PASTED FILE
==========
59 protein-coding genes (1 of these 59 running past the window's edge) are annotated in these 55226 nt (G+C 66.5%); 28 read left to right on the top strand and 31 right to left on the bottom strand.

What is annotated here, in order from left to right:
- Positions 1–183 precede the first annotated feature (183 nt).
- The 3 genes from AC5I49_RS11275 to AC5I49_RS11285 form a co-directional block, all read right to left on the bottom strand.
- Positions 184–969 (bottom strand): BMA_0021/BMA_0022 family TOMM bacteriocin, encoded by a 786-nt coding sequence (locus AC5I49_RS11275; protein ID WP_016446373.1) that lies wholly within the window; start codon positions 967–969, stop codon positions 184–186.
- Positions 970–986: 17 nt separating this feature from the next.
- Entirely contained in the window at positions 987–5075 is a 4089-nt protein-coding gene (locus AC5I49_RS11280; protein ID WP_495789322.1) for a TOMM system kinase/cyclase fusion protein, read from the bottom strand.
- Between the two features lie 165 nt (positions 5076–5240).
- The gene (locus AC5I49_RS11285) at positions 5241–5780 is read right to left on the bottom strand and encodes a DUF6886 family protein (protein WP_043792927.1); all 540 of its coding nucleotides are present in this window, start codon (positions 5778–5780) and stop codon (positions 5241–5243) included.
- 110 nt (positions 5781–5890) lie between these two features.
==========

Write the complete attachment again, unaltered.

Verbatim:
59 protein-coding genes (1 of these 59 running past the window's edge) are annotated in these 55226 nt (G+C 66.5%); 28 read left to right on the top strand and 31 right to left on the bottom strand.

What is annotated here, in order from left to right:
- Positions 1–183 precede the first annotated feature (183 nt).
- The 3 genes from AC5I49_RS11275 to AC5I49_RS11285 form a co-directional block, all read right to left on the bottom strand.
- Positions 184–969 (bottom strand): BMA_0021/BMA_0022 family TOMM bacteriocin, encoded by a 786-nt coding sequence (locus AC5I49_RS11275; protein ID WP_016446373.1) that lies wholly within the window; start codon positions 967–969, stop codon positions 184–186.
- Positions 970–986: 17 nt separating this feature from the next.
- Entirely contained in the window at positions 987–5075 is a 4089-nt protein-coding gene (locus AC5I49_RS11280; protein ID WP_495789322.1) for a TOMM system kinase/cyclase fusion protein, read from the bottom strand.
- Between the two features lie 165 nt (positions 5076–5240).
- The gene (locus AC5I49_RS11285) at positions 5241–5780 is read right to left on the bottom strand and encodes a DUF6886 family protein (protein WP_043792927.1); all 540 of its coding nucleotides are present in this window, start codon (positions 5778–5780) and stop codon (positions 5241–5243) included.
- 110 nt (positions 5781–5890) lie between these two features.